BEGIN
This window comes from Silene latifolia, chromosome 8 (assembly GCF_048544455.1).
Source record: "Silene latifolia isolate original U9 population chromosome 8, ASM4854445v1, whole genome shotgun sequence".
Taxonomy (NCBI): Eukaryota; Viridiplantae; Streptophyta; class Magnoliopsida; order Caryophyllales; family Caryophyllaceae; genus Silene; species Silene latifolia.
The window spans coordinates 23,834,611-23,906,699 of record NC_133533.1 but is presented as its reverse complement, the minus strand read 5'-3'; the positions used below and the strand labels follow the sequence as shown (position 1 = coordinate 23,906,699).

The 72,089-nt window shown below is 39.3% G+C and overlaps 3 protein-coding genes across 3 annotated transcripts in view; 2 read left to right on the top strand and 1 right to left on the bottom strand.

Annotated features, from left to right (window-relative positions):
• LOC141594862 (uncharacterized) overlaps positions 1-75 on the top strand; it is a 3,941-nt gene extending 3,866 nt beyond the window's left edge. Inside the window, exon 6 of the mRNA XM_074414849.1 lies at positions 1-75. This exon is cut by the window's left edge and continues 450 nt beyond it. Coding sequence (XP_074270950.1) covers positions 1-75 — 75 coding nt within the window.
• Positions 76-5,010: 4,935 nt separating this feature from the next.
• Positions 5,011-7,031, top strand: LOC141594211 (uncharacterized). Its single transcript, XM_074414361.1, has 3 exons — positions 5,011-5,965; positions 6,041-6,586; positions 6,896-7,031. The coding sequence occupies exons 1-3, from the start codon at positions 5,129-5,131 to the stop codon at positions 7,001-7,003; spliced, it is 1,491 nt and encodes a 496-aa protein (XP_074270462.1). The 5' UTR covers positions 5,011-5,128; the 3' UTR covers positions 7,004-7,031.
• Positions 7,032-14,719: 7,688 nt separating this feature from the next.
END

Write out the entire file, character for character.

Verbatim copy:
This window comes from Silene latifolia, chromosome 8 (assembly GCF_048544455.1).
Source record: "Silene latifolia isolate original U9 population chromosome 8, ASM4854445v1, whole genome shotgun sequence".
Taxonomy (NCBI): Eukaryota; Viridiplantae; Streptophyta; class Magnoliopsida; order Caryophyllales; family Caryophyllaceae; genus Silene; species Silene latifolia.
The window spans coordinates 23,834,611-23,906,699 of record NC_133533.1 but is presented as its reverse complement, the minus strand read 5'-3'; the positions used below and the strand labels follow the sequence as shown (position 1 = coordinate 23,906,699).

The 72,089-nt window shown below is 39.3% G+C and overlaps 3 protein-coding genes across 3 annotated transcripts in view; 2 read left to right on the top strand and 1 right to left on the bottom strand.

Annotated features, from left to right (window-relative positions):
• LOC141594862 (uncharacterized) overlaps positions 1-75 on the top strand; it is a 3,941-nt gene extending 3,866 nt beyond the window's left edge. Inside the window, exon 6 of the mRNA XM_074414849.1 lies at positions 1-75. This exon is cut by the window's left edge and continues 450 nt beyond it. Coding sequence (XP_074270950.1) covers positions 1-75 — 75 coding nt within the window.
• Positions 76-5,010: 4,935 nt separating this feature from the next.
• Positions 5,011-7,031, top strand: LOC141594211 (uncharacterized). Its single transcript, XM_074414361.1, has 3 exons — positions 5,011-5,965; positions 6,041-6,586; positions 6,896-7,031. The coding sequence occupies exons 1-3, from the start codon at positions 5,129-5,131 to the stop codon at positions 7,001-7,003; spliced, it is 1,491 nt and encodes a 496-aa protein (XP_074270462.1). The 5' UTR covers positions 5,011-5,128; the 3' UTR covers positions 7,004-7,031.
• Positions 7,032-14,719: 7,688 nt separating this feature from the next.